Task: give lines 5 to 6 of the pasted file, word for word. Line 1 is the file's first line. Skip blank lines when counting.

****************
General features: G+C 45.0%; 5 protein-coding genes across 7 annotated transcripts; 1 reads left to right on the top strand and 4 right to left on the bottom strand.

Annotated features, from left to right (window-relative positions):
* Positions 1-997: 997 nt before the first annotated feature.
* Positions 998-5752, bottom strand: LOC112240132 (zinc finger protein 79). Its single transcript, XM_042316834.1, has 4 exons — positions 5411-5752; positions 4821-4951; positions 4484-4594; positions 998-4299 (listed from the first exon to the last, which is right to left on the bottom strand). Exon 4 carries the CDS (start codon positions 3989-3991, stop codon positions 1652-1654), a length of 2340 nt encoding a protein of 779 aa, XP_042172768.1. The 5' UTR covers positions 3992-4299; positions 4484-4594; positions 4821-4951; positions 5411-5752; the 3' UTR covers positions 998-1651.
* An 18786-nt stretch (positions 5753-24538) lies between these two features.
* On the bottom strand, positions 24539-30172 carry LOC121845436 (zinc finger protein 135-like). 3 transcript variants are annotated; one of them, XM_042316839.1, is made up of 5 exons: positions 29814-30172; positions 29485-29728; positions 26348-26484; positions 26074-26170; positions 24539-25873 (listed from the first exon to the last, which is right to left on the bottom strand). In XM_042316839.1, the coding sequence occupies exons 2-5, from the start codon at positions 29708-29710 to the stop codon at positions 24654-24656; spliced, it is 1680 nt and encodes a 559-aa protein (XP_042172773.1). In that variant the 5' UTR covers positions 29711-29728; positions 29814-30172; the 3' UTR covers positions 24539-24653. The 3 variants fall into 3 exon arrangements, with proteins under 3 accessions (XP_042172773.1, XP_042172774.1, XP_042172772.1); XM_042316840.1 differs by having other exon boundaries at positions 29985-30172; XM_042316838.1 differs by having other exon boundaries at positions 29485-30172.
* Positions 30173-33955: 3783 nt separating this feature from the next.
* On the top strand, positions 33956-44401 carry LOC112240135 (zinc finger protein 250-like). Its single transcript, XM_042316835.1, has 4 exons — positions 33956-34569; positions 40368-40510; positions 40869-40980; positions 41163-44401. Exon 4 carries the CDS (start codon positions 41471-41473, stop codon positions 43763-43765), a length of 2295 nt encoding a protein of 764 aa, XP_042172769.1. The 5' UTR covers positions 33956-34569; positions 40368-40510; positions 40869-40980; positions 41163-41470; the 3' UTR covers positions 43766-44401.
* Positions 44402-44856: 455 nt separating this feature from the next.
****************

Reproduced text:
* An 18786-nt stretch (positions 5753-24538) lies between these two features.
* On the bottom strand, positions 24539-30172 carry LOC121845436 (zinc finger protein 135-like). 3 transcript variants are annotated; one of them, XM_042316839.1, is made up of 5 exons: positions 29814-30172; positions 29485-29728; positions 26348-26484; positions 26074-26170; positions 24539-25873 (listed from the first exon to the last, which is right to left on the bottom strand). In XM_042316839.1, the coding sequence occupies exons 2-5, from the start codon at positions 29708-29710 to the stop codon at positions 24654-24656; spliced, it is 1680 nt and encodes a 559-aa protein (XP_042172773.1). In that variant the 5' UTR covers positions 29711-29728; positions 29814-30172; the 3' UTR covers positions 24539-24653. The 3 variants fall into 3 exon arrangements, with proteins under 3 accessions (XP_042172773.1, XP_042172774.1, XP_042172772.1); XM_042316840.1 differs by having other exon boundaries at positions 29985-30172; XM_042316838.1 differs by having other exon boundaries at positions 29485-30172.